Speaking of the draft, Dallas has the 34th and 51st picks -- both in the second round -- this year. While second-round picks don’t necessarily guarantee success, they give teams suitable amounts of wiggle room. Second-round picks aren’t guaranteed roster spaces or contracts, thus giving a team like Dallas the potential to go either way with both assets. That might not mean much on the surface, but roster spaces become more and more valuable as the summer moves along.

While ammunition isn’t at maximum value, Dallas has enough wiggle room and flexibility to be a player this summer. That’s a good position to be in, but this is a summer in which there isn’t a definitive route to take through free agency. While there have been big-name free agents available in past offseasons, there’s a strong possibility there won’t be one out there this summer. In addition, there’s always the uncertainty of the trade market. You just never know what will happen in that realm or who will actually be available or is on the trade block.

With roughly $30.5 million in cap space, other assets and no definitive direction in free agency, this summer appears to be filled with unknowns. If that’s the case, it’s good to be in a position like the one Dallas finds itself in, in which it can strike via free agency, draft or trade. The mantra has always been that the Mavs will be opportunistic. Time dictates that opportunity has to strike now.
They’d love to come back to Dallas, but the veteran free agents on the Mavericks’ roster will all be willing to listen to any contenders interested in their services this summer.

The mutual interest is strong enough that it’s a decent bet that Shawn Marion, Vince Carter and Devin Harris will re-sign with the Mavs in July. However, it doesn’t take much imagination to envision each of them getting intriguing offers from teams that can claim they’re better positioned than the Mavs to make a title run.

A look at a couple of contenders that could be fits for each of the trio:


Shane Battier, the Heat’s savvy, versatile veteran defender, intends to retire at the end of the season. The “Matrix,” whose defense was such a critical ingredient to the Heat’s lone playoff series loss in the LeBron James era, would make a lot of sense as Battier’s replacement.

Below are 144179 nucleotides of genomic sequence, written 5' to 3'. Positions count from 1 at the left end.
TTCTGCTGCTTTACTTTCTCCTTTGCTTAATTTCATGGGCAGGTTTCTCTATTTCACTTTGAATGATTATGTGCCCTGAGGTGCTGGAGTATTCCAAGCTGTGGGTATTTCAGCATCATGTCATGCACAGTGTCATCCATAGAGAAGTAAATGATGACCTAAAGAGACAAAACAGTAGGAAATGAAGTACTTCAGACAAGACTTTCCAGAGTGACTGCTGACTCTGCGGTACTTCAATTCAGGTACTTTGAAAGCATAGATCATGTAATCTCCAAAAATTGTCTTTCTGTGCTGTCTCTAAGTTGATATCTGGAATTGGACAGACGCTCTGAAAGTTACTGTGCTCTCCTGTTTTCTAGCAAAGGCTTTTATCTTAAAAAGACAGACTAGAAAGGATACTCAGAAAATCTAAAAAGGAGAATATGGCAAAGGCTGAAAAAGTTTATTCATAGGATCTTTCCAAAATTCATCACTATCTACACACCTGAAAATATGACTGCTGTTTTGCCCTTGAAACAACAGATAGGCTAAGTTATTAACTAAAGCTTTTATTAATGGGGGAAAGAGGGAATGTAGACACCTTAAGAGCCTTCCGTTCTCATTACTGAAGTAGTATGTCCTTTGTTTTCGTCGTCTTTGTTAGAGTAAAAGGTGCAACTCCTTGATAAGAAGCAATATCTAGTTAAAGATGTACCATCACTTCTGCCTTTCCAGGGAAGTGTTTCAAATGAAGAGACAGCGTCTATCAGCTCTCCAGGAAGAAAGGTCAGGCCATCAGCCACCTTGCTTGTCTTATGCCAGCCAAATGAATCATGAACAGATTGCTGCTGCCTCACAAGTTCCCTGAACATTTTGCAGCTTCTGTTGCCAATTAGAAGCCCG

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Marion just happens to still have a home in Miami from his brief stint with the Heat in 2008 and ’09. His hometown of Chicago could also be a fit for Marion.

Bulls coach Tom Thibodeau was rather perturbed when the Chicago front office traded Luol Deng in a salary-dump deal before the deadline. Marion has some of the same traits as Deng – toughness, defensive versatility – at a presumably much lower price. If the Bulls add Marion, they’d likely be able to lighten the load on Jimmy Butler, who averaged 38.7 minutes per game last season.

Miami, assuming its stars stay, would be able to offer Marion no more than the taxpayer midlevel exception ($3.28 salary for next season). The Bulls’ bid would likely be in that same range. But Marion, who has made about $133 million in his career, made it clear that the chance to win another championship is much more important than the size of his checks next season.

“When July 1 comes, I'll look at my options and see which options are best suited to me to add to my legacy,” Marion said. “It's not about money right now. I've made a lot of money in my career. I've been truly been blessed. I'm not taking any of this for granted. I've just got to weigh my options.”


Told that ESPN.com’s Marc Stein reported that the Toronto Raptors are kicking around the idea of trying to bring Carter back north of the border, the man formerly known as “Air Canada” couldn’t help but crack a big smile.